Control Panel Software

The following tutorials cover our FUSION Control Panel software.

1. Advanced Setup Part 1 & 2

2. Firmware Upgrade

3. Auxiliary I/O Retransmit Scaling

4. Config Files: Saving & Duplicating Settings

5. Analog Input Scaling

Quick Setup


Tutorial of the Quick Setup for a microFUSION SCR power controller using the Control Concepts Control Panel Software.



Today we’re going to show you how to quickly set up your MicroFusion power controller using the Control Concepts Control Panel Software.

To get started, we need to first wire our controller according to the wiring diagram found in the quick setup guide that came with your controller.

Next, we need to download the control panel software found at Click Support. Then click software. Then click the red download link. When your download is finished, go ahead and install that software.

Next, connect your MicroFusion to the computer using a micro USB cable. For our demo today,  we have a 32 amp MicroFusion with a 120 volt light bulb.

Next, launch the control panel software. When it starts, you should see the MicroFusion in the upper left hand corner. It should automatically connect, but if it doesn’t, go ahead and click connect.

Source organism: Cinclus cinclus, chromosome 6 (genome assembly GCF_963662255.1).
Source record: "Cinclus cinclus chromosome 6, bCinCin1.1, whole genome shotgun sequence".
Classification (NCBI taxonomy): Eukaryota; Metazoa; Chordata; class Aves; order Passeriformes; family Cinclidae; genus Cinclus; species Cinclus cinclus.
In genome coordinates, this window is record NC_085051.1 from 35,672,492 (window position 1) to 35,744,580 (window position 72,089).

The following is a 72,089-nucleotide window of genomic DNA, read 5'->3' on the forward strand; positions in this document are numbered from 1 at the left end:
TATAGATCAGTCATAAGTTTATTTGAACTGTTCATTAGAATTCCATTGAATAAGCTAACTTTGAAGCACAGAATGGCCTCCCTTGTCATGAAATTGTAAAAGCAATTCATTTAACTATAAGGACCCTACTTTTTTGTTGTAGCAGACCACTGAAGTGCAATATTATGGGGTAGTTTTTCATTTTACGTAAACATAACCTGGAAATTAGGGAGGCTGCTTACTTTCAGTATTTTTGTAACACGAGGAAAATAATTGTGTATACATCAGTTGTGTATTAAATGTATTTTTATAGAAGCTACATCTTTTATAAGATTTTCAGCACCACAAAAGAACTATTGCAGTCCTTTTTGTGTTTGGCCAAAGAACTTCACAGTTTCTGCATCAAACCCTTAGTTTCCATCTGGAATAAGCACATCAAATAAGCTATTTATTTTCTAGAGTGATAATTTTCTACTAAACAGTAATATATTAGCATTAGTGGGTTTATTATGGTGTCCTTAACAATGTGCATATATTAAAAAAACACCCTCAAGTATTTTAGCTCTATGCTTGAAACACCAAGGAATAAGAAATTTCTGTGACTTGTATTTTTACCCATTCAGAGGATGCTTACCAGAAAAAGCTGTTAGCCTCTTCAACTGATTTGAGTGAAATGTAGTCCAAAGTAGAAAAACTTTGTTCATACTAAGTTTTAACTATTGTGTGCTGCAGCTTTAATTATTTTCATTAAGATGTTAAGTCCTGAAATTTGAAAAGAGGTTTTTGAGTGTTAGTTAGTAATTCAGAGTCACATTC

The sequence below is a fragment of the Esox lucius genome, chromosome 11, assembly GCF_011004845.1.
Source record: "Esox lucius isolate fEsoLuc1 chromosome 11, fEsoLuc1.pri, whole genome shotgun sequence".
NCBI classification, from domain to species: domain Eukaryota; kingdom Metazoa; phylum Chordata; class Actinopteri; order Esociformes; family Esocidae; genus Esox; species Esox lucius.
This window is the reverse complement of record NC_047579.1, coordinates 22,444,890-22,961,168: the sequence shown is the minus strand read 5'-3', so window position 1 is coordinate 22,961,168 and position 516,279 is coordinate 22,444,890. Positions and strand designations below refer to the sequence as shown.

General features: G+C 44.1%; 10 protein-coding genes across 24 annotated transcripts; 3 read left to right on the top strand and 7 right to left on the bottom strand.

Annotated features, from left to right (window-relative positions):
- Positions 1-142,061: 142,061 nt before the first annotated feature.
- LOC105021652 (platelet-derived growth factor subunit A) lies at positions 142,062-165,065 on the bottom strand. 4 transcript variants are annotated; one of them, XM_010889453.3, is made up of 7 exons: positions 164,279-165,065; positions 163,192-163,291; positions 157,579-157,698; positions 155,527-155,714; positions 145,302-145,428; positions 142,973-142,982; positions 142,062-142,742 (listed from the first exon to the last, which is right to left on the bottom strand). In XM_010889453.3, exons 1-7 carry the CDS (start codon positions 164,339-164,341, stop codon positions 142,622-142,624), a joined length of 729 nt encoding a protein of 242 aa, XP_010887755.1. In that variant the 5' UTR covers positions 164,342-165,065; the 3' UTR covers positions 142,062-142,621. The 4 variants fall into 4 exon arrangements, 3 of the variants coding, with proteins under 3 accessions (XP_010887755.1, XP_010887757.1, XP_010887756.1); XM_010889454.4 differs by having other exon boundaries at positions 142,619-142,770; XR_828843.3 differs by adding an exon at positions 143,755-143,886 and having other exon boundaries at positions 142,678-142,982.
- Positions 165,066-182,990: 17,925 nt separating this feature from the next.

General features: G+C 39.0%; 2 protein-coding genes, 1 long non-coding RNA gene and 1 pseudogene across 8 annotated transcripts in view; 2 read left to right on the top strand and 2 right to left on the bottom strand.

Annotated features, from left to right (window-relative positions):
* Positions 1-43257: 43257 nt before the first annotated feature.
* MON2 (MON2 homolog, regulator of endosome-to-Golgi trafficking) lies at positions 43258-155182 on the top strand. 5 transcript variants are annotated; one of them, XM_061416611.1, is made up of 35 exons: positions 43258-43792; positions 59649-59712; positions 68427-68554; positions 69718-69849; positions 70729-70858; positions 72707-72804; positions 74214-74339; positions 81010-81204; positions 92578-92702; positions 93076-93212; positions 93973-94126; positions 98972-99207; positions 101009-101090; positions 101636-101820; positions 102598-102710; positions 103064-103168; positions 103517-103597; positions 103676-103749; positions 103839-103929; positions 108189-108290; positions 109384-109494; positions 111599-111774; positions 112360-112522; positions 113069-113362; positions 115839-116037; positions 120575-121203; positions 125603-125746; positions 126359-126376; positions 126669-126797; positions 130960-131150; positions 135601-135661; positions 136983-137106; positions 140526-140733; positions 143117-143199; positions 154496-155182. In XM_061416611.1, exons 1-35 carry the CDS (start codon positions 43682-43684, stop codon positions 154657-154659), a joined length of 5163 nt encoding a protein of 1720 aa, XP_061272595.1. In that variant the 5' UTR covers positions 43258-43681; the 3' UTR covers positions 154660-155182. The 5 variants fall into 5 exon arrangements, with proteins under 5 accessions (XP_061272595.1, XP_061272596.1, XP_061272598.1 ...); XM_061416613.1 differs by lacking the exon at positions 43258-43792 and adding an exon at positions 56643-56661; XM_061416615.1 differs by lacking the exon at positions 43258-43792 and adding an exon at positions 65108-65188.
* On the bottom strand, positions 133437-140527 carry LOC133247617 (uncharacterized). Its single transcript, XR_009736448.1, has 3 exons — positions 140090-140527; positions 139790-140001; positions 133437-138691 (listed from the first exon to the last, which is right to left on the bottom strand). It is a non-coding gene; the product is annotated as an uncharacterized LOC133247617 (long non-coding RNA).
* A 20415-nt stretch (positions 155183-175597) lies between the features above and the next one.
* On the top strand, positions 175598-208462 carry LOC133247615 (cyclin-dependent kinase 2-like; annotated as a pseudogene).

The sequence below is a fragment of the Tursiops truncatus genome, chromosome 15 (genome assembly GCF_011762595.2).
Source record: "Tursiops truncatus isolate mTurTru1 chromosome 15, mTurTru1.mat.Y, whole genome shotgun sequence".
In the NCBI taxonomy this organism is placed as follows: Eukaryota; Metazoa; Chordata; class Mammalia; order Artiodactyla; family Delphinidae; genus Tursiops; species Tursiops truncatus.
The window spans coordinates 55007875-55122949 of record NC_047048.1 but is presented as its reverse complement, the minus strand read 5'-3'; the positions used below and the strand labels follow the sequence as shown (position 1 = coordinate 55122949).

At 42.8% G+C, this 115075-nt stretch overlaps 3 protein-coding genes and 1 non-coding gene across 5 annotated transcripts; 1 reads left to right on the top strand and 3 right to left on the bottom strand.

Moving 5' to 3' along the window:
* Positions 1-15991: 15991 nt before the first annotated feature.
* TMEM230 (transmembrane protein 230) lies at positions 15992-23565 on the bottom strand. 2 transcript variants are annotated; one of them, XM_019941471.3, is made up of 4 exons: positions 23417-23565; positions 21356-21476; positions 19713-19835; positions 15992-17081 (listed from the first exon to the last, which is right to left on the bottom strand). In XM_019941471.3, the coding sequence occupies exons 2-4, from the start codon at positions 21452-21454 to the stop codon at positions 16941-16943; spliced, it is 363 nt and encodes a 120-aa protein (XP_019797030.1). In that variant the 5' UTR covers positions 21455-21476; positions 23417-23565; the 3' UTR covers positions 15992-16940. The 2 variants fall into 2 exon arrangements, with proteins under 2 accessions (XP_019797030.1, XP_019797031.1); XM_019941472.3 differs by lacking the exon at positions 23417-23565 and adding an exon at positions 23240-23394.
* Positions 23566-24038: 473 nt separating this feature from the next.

Now that we’re connected, we can use the quick setup guide to quickly configure your MicroFusion Controller. Click Action, then Quick Setup. The first menu allows you to set the feedback type for the controller. It can be RMS or average, and it can be voltage, current or power. For today, we’ll just pick RMS Voltage.

Next, we’re going to set our full scale settings for the controller. For voltage, we want the nominal line voltage, which, in this case, is 120 volts. For current, we want the full load current when nominal line voltage is applied. In this case, we’ll use 32 amps. And for power, we want the nominal voltage times the current. In this case, that’s 3.8 kW.

Next, we’ll set the voltage and current limits. For the voltage limit, we’ll leave it at 630 volts. For the current limit, we’ll set it to 105% of the frame rating. This can also be adjusted lower, to be 105% of your load, but no more than 105% of the frame.

This screen allows us to choose the firing mode of the power controller. For precision loads or for transformer-coupled loads, we recommend phase angle. For straight, resistive loads, we recommend zero cross. Additional firing modes can be found in the manual.

Next, we’ll set the control setpoint for the controller. This can be either an analog input, such as 0-5 volts or 4-20 milliamps, or it can be a fieldbus setpoint, such as ethernet ip, or profinet. You can also set a keypad setpoint that is either volatile or nonvolatile. For our demo today, we’re going to select Analog Input 1 and we’re going to select 0-5 volts D.C.

The summary page allows us to review all of our settings. Here we can click finish and we are ready to test our controller.

In order to operate the controller, we need to put it in a Run state. To put the controller in a Run state, we need to jumper pins 8 and 9 on the P1 connector. Next, apply 24 volts and your line voltage. Finally, select the Run/Stop slider and your power controller should now be operational.

Congratulations, you’ve set up your first power controller.


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